Last thing I have to say is, I’m honored to be in some pretty amazing company on this table of contents: Kristine Kathryn Rusch, William R Eakin, S.E. Ward, and Jay Lake. I have a feeling I’ll be up late tonight reading their stories….
Just finished The Girl in the Flammable Skirt, a short story collection by Aimee Bender, one of my favorite writers. She mostly writes surrealist, magic realist, and just plain weird stories, but due to the mysteries of bookstore shelving you can usually find her under (plain old) fiction instead of fantasy & science fiction. Among her many talents is her knack for brilliant first lines. E.g.:
I’m spending the afternoon auditioning men. They don’t know it. This is a secret audition, come as you are. (“Call My Name,” The Girl in the Flammable Skirt)
There was an imp that went to high school with stilts on so that no one would know he was an imp. Of course he never wore shorts. (“Drunken Mimi,” The Girl in the Flammable Skirt)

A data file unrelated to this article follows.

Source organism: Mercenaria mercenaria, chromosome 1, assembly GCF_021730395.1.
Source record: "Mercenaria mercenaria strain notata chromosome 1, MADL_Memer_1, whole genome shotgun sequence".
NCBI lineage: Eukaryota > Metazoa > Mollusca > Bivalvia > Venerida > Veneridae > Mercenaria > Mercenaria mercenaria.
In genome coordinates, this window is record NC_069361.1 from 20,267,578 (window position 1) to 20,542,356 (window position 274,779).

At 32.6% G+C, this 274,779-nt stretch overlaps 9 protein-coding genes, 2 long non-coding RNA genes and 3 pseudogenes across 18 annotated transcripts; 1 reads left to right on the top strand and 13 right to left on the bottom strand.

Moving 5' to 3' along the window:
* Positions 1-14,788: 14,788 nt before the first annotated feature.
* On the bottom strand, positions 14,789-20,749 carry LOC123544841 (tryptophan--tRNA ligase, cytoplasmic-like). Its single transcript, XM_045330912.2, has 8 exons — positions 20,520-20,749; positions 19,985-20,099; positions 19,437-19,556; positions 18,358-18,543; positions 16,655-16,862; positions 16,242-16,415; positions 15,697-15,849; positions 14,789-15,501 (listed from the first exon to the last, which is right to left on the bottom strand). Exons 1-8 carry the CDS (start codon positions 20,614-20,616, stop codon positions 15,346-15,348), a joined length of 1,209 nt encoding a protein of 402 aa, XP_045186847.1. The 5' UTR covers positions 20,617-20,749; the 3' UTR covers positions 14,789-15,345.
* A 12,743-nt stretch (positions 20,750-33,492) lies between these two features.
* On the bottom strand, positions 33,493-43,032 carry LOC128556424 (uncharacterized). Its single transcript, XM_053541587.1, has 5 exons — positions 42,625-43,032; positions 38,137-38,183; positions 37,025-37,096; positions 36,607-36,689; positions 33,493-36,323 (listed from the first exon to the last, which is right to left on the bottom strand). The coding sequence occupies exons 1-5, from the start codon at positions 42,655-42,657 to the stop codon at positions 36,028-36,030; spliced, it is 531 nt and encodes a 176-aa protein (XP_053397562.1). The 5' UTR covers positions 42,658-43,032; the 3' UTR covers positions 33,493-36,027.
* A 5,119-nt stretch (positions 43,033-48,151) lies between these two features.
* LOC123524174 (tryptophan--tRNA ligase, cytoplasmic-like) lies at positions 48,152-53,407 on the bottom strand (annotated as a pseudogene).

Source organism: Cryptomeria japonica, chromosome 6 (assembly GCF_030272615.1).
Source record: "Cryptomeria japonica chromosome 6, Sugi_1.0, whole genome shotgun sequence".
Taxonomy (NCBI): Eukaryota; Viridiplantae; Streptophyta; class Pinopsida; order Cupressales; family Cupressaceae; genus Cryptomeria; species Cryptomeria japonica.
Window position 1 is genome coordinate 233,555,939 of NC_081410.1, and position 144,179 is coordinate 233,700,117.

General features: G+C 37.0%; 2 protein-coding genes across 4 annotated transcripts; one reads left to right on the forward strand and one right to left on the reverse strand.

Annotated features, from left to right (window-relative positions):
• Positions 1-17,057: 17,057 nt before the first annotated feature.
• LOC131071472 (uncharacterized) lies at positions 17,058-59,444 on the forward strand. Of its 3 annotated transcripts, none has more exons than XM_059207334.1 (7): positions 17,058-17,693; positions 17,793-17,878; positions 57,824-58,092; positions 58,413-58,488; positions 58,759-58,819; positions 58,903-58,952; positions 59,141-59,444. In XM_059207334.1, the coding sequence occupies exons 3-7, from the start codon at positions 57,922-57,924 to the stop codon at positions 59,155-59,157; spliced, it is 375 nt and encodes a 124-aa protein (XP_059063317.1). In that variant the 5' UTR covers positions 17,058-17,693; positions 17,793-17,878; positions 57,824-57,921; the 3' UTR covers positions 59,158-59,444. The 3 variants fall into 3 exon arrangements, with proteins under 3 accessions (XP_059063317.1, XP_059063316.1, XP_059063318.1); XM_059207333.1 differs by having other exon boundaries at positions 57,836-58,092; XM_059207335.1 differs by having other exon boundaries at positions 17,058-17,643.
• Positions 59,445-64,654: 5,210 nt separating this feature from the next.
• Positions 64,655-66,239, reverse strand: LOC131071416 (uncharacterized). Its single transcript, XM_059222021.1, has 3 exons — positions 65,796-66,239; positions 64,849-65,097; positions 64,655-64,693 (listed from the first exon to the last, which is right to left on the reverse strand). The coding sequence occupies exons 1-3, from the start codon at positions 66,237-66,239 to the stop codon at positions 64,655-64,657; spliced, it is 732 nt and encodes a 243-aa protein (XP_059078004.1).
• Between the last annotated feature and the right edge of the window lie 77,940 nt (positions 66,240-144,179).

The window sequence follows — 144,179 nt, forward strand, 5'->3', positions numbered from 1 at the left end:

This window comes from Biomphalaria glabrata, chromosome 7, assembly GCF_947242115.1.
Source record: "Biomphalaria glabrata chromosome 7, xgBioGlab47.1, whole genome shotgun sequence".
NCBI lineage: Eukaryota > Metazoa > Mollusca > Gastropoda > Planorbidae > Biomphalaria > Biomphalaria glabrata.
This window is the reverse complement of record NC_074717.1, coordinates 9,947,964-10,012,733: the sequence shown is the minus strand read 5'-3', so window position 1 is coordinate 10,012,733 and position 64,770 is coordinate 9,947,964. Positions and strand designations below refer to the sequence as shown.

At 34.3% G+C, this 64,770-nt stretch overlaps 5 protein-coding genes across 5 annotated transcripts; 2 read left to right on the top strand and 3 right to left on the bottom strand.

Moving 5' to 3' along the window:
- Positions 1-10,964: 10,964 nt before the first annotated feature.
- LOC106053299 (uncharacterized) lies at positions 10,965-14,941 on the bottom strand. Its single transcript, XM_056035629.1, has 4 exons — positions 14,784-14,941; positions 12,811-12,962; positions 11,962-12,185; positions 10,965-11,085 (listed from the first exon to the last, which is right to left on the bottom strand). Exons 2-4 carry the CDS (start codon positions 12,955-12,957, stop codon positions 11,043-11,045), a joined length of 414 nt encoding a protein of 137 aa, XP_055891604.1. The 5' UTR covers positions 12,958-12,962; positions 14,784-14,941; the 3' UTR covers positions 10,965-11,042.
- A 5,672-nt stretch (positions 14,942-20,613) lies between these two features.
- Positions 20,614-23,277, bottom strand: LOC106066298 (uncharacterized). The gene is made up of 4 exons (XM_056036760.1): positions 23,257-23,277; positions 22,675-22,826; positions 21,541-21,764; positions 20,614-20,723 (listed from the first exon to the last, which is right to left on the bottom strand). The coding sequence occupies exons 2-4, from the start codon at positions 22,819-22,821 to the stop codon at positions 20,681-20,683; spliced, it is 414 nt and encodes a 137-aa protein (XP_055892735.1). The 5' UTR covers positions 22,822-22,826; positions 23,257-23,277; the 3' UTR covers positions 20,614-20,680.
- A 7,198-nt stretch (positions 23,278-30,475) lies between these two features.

There were two mutant girls in the town: one had a hand made of fire and the other had a hand made of ice. Everyone else’s hands were normal. The girls first met in elementary school and were friends for about three weeks. Their parents were delighted; the mothers in particular spent hours on the phone describing over and over the shock of delivery day. (“The Healer,” The Girl in the Flammable Skirt)
Ten men go to ten doctors. All the doctors tell all the men that they only have two weeks left to live. (“Death Watch,” Willful Creatures)
At the party I make a goal and it is to kiss three men: one with black hair, one with red hair, the third blonde. Not necessarilly in that order. (“Off,” Willful Creatures)
So. (An Invisible Sign of my Own)
Gardner Dozois (science fiction editor, guru, and Clarion Writers Workshop Instructor) says that in a good story by the first page you already should have established an interesting character(s), in an interesting setting, dealing with an interesting situation. Bender usually manages to do all those things in just one or two lines, and with an interesting voice to boot (and often with a laugh or two as well). She seems to casually do that thing that all good fiction does – reveals the fantastic in the ordinary and the humanity of the extraordinary. Put her on your must-read list.